Continue Reading Federal Circuit Rules Broad Discretion for Commerce in Country of Origin of AD/CVD Imports

A bill that would set California on a trajectory toward carbon-free emissions from its electric power sector cleared a major hurdle with its passage through the California State Legislature. SB 100 (De León), The 100 Percent Clean Energy Act of 2018, sets a state policy that eligible renewable energy and zero-carbon resources supply 100 percent (%) of all retail sales of electricity in California by 2045. 
Continue Reading California Legislature Passes Bill Putting State on Path to 100% Renewable and Zero-Carbon Power

On 4 April 2018, Covington’s client Building Energy, a multinational company operating in the renewable energy industry, signed a power purchase agreement (PPA) with the South African state owned utility Eskom Holdings SOC Ltd (Eskom) to build, own and operate a 147 MW wind plant in Roggeveld (on the border of the Western and Northern Cape provinces of South Africa). Building Energy had been awarded preferred bidder status under Round 4 of the South African Department of Energy Renewable Independent Power Producer Procurement (REIPPP) programme for the wind project in April 2015. The Roggeveld wind farm will generate around 613 GWh per year and the energy generated will provide energy to 49,200 households every year, while avoiding the emission of about 502,900 tons of CO2 emissions. Construction work is scheduled to begin in 2018 and the commercial operation date is foreseen to be in April 2021. Matteo Brambilla (Building Energy’s Managing Director for Africa and the Middle East) commented “We are delighted to have signed the agreement in the presence of Minister of Energy of South Africa, for the construction of the Roggeveld plant, which represents our first wind farm in South Africa. We are also excited to develop two of the 2.3GW of renewable energy projects allocated by South African Government in the first major investment deal under President Cyril Ramaphosa”.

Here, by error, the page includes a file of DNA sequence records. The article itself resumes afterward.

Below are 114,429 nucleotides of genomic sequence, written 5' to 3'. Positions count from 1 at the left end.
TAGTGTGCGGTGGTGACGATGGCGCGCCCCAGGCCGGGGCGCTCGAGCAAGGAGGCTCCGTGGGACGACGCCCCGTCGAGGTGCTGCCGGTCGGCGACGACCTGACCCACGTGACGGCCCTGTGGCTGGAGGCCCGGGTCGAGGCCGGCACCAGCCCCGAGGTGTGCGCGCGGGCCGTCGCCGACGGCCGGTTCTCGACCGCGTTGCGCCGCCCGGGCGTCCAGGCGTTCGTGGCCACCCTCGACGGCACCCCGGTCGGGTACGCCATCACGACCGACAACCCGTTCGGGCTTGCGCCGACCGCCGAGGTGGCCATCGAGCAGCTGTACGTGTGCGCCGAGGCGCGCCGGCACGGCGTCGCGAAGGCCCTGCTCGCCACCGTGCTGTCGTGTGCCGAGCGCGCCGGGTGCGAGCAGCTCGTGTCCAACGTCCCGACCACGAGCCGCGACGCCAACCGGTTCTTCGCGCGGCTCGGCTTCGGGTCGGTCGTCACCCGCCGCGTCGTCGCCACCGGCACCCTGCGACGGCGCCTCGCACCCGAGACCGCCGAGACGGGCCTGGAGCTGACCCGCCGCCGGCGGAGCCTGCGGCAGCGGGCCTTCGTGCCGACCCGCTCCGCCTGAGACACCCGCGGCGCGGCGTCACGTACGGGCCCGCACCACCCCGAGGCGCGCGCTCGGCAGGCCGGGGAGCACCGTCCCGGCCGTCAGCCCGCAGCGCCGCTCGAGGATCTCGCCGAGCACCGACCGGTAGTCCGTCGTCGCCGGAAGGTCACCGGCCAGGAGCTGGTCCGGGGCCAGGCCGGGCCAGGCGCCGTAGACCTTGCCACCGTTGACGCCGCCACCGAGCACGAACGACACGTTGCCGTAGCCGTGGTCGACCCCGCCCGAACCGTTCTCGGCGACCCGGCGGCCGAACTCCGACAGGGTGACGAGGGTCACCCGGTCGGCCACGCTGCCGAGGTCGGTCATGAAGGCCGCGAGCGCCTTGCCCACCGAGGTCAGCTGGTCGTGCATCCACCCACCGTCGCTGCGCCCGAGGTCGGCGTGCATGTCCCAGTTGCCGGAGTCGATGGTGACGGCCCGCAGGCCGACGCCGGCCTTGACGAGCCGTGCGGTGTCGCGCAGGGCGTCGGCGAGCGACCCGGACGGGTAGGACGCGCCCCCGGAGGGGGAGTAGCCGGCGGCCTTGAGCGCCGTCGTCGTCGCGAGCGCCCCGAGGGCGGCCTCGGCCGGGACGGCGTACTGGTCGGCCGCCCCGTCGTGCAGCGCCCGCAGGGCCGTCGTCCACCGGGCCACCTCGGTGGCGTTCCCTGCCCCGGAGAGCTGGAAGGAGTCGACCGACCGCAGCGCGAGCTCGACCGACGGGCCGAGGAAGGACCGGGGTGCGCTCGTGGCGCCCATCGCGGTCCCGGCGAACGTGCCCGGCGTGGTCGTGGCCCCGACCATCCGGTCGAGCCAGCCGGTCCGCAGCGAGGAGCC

Continue Reading The Roggeveld Wind Farm in South Africa

Energy storage has frequently been cited as the critical missing link in an electric infrastructure designed to maximize the benefits of cheap, renewable energy.  Because energy from the sun and the wind is inherently intermittent, it has not been able to satisfy a round-the-clock need for electricity.  And in many places we’ve built more renewable